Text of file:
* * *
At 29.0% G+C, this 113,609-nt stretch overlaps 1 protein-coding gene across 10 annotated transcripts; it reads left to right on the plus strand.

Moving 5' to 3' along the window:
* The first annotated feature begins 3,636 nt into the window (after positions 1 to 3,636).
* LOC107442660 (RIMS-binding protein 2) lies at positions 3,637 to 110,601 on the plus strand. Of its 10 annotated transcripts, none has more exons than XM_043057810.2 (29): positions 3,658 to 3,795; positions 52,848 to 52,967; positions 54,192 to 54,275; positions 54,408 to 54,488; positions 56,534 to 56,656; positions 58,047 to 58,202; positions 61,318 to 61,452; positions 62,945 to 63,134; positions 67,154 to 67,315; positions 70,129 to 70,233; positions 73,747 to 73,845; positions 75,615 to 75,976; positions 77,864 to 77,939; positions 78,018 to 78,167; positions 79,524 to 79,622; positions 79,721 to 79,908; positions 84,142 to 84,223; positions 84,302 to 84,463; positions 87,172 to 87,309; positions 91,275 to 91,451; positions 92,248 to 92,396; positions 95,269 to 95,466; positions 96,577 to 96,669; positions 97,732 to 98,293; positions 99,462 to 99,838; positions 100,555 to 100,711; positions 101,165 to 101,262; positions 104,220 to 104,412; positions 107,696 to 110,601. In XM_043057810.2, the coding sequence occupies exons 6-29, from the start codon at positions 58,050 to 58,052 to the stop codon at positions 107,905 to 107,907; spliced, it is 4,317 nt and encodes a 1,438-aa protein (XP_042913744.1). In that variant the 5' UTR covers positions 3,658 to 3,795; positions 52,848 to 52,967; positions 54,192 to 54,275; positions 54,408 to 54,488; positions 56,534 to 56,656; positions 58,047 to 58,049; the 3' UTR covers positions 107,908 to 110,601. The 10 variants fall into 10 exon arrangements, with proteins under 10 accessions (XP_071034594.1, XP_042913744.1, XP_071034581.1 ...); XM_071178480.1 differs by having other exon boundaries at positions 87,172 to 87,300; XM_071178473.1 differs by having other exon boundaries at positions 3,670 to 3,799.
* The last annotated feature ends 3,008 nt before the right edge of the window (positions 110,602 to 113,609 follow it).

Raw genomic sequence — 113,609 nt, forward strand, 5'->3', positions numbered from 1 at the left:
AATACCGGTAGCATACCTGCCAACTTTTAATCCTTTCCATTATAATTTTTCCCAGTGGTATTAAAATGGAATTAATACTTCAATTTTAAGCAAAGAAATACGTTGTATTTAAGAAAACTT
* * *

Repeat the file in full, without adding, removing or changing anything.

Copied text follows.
At 29.0% G+C, this 113,609-nt stretch overlaps 1 protein-coding gene across 10 annotated transcripts; it reads left to right on the plus strand.

Moving 5' to 3' along the window:
* The first annotated feature begins 3,636 nt into the window (after positions 1 to 3,636).
* LOC107442660 (RIMS-binding protein 2) lies at positions 3,637 to 110,601 on the plus strand. Of its 10 annotated transcripts, none has more exons than XM_043057810.2 (29): positions 3,658 to 3,795; positions 52,848 to 52,967; positions 54,192 to 54,275; positions 54,408 to 54,488; positions 56,534 to 56,656; positions 58,047 to 58,202; positions 61,318 to 61,452; positions 62,945 to 63,134; positions 67,154 to 67,315; positions 70,129 to 70,233; positions 73,747 to 73,845; positions 75,615 to 75,976; positions 77,864 to 77,939; positions 78,018 to 78,167; positions 79,524 to 79,622; positions 79,721 to 79,908; positions 84,142 to 84,223; positions 84,302 to 84,463; positions 87,172 to 87,309; positions 91,275 to 91,451; positions 92,248 to 92,396; positions 95,269 to 95,466; positions 96,577 to 96,669; positions 97,732 to 98,293; positions 99,462 to 99,838; positions 100,555 to 100,711; positions 101,165 to 101,262; positions 104,220 to 104,412; positions 107,696 to 110,601. In XM_043057810.2, the coding sequence occupies exons 6-29, from the start codon at positions 58,050 to 58,052 to the stop codon at positions 107,905 to 107,907; spliced, it is 4,317 nt and encodes a 1,438-aa protein (XP_042913744.1). In that variant the 5' UTR covers positions 3,658 to 3,795; positions 52,848 to 52,967; positions 54,192 to 54,275; positions 54,408 to 54,488; positions 56,534 to 56,656; positions 58,047 to 58,049; the 3' UTR covers positions 107,908 to 110,601. The 10 variants fall into 10 exon arrangements, with proteins under 10 accessions (XP_071034594.1, XP_042913744.1, XP_071034581.1 ...); XM_071178480.1 differs by having other exon boundaries at positions 87,172 to 87,300; XM_071178473.1 differs by having other exon boundaries at positions 3,670 to 3,799.
* The last annotated feature ends 3,008 nt before the right edge of the window (positions 110,602 to 113,609 follow it).

Raw genomic sequence — 113,609 nt, forward strand, 5'->3', positions numbered from 1 at the left:
AATACCGGTAGCATACCTGCCAACTTTTAATCCTTTCCATTATAATTTTTCCCAGTGGTATTAAAATGGAATTAATACTTCAATTTTAAGCAAAGAAATACGTTGTATTTAAGAAAACTT